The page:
Internal Frontiers

African Nationalism and the Indian Diaspora in Twentieth-Century South Africa
Author(s):
  • Publication Date: February 2018
  • Dimensions and Pages: 229 x 152 mm; 360pp
  • Paperback EAN: 978-1-77614-210-1
  • Rights: Africa
  • Recommended Price (ZAR): 380.00

“This paradigm-shifting book locates a radical strain of South African nationalism in the
political firmament of postwar Durban. Deeply researched and beautifully written, Internal
Frontiers reveals how insurgent intellectuals such as Anton Lembede and Albert Luthuli,
influenced by India’s independence movement and the challenges of building solidarity with
Natal’s Indian diaspora, conceived a vision of the nation ‘from below’ that affirmed African
agency while also embracing a diverse, multi-ethnic political community.”
— Robin D. G. Kelley, author of Freedom Dreams: The Black Radical Imagination

In this ambitious new history of the antiapartheid struggle, Jon Soske places India and the Indian diaspora at the center of the African National Congress’s development of an inclusive philosophy of nationalism. Even as Indian independence provided black South African intellectuals with new models of conceptualizing sovereignty, debates over the place of the Indian diaspora in Africa forced a reconsideration of South Africa’s internal and external boundaries, not least by the ANC thinkers—led by Albert Luthuli—centered in Durban. There, they developed a new philosophy of nationhood that affirmed South Africa’s simultaneously heterogeneous and fundamentally African character. In describing this process, Soske makes a major contribution to postcolonial and Indian Ocean studies and charts new ways of writing about African nationalism.

Preface and Acknowledgments
Note on Language

Introduction The Internal Frontier of the Nation-State

PART ONE
Chapter 1 The Racial Crucible
Economy, Stereotype, and Urban Space in Durban

Chapter 2 Beyond the “Native Question”
Xuma, Lembede, and the Event of Indian Independence

PART TWO
Chapter 3 “That Lightning That Struck”
The 1949 Durban Riots and the Crisis of African Nationalism

Chapter 4 The Racial Politics of Home
Sex, Feminine Virtue, and the Boundaries of the Nation

PART THREE
Chapter 5 The Cosmopolitan Moment
Chief Albert Luthuli, the Defiance Campaign, and a New Aesthetics of Nation

Chapter 6 The Natal Synthesis
Inclusive Nationalism and the Unity of the ANC

Epilogue

Notes
Selected Bibliography
Index

Jon Soske is an associate professor of history at McGill University and research associate at the Centre for Indian Studies in Africa, University of the Witwatersrand. He has coedited three books, One Hundred Years of the ANC: Debating Liberation Histories Today, Apartheid Israel: The Politics of an Analogy, and Ties That Bind: Race and the Politics of Friendship in South Africa.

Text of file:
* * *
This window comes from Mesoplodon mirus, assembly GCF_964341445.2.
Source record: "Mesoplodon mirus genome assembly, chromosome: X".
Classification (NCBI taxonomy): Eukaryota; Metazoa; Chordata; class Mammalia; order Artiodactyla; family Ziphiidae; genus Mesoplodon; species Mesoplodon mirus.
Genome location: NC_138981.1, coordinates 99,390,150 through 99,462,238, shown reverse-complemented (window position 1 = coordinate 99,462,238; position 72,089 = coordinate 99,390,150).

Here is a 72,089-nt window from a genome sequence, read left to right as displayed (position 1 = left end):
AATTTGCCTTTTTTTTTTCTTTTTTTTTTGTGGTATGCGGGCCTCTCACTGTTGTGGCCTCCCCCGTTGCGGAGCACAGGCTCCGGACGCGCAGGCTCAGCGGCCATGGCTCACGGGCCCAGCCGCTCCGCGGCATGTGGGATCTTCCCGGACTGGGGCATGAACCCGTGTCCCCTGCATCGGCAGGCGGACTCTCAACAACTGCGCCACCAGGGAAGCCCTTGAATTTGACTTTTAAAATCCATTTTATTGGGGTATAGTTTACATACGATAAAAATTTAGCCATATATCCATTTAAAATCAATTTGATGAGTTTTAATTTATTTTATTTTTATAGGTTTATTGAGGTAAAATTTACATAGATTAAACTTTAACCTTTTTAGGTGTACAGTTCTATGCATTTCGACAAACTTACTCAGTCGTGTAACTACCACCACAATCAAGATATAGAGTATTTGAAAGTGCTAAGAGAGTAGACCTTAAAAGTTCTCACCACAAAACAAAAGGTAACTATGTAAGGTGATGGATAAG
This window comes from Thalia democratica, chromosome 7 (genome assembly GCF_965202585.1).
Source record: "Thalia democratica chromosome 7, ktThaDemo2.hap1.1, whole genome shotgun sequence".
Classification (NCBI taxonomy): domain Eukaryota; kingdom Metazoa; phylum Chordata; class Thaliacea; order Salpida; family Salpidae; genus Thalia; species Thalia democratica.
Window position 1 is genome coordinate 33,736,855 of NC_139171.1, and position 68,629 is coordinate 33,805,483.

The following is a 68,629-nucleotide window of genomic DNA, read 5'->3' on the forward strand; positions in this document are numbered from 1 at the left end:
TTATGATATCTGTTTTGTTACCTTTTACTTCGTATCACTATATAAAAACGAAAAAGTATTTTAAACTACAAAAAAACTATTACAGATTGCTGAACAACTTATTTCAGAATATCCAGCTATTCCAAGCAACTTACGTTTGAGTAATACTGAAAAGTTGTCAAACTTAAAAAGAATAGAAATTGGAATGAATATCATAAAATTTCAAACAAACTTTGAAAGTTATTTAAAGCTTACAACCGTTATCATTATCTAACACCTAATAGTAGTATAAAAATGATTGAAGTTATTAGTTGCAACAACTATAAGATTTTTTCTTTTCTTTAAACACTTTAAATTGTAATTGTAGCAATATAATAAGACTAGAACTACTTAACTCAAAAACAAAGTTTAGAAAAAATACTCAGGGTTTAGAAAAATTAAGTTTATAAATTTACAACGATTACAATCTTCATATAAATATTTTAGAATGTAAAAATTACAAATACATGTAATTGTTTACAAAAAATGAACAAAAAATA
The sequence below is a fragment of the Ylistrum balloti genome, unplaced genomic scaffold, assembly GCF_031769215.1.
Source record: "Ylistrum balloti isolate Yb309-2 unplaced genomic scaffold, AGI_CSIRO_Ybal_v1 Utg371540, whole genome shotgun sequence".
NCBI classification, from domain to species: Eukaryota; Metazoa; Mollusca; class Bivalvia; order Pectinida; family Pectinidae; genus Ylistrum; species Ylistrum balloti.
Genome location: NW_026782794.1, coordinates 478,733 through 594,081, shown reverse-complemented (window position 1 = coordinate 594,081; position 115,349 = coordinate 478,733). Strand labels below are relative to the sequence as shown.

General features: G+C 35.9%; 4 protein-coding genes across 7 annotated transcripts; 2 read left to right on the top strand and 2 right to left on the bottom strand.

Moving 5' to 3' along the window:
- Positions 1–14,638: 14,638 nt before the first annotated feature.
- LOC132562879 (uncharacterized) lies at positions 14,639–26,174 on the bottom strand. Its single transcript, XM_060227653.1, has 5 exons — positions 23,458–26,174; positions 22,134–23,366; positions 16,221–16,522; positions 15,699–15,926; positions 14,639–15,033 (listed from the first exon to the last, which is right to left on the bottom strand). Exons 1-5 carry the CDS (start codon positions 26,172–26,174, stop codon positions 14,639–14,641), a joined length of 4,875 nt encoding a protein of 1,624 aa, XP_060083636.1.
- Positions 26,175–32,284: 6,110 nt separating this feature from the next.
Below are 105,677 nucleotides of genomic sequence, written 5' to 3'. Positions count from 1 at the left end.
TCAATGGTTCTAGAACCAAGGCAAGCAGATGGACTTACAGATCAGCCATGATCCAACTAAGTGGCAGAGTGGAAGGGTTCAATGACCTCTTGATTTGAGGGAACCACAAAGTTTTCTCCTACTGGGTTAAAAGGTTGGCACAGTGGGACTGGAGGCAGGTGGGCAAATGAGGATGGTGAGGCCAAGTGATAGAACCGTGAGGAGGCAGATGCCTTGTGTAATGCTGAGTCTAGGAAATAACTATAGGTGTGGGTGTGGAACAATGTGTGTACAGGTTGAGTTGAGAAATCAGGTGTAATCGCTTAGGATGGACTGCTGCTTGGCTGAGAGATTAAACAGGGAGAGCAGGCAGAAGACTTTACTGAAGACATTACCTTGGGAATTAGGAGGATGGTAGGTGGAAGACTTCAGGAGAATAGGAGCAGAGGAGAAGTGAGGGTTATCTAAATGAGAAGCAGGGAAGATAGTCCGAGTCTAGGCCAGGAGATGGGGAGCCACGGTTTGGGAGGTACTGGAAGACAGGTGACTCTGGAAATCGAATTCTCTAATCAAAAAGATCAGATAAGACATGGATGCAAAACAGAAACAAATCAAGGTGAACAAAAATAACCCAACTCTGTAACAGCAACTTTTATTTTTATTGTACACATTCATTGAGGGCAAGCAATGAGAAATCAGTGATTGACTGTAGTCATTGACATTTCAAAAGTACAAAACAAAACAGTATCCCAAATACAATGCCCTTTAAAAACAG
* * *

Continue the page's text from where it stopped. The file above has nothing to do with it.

“Ambitious and rivetingly intelligent, Internal Frontiers offers a decolonized model of
global history. Located at the intersection of South Africa’s antiapartheid struggle with
the idea of India, this book rescripts notions of race, empire, nation, diaspora, and much
more. Exquisitely written with exceptional interdisciplinary depth, it will become a model of
intellectual transnational history.”
— Isabel Hofmeyr, author of Gandhi’s Printing Press: Experiments in Slow Reading

“This paradigm-shifting book locates a radical strain of South African nationalism in the
political firmament of postwar Durban. Deeply researched and beautifully written, Internal
Frontiers reveals how insurgent intellectuals such as Anton Lembede and Albert Luthuli,
influenced by India’s independence movement and the challenges of building solidarity with
Natal’s Indian diaspora, conceived a vision of the nation ‘from below’ that affirmed African
agency while also embracing a diverse, multi-ethnic political community.”
— Robin D. G. Kelley, author of Freedom Dreams: The Black Radical Imagination

“Soske’s combination of ‘high’ political narrative with material histories of class, race, and
sexuality is indispensable. This book is an extremely important counter to sentimental ideas
about social and political relations between Africans and people of South Asian descent in
South Africa during turbulent times.”
— Antoinette Burton, author of  The Trouble with Empire: Challenges to Modern British
Imperialism

 

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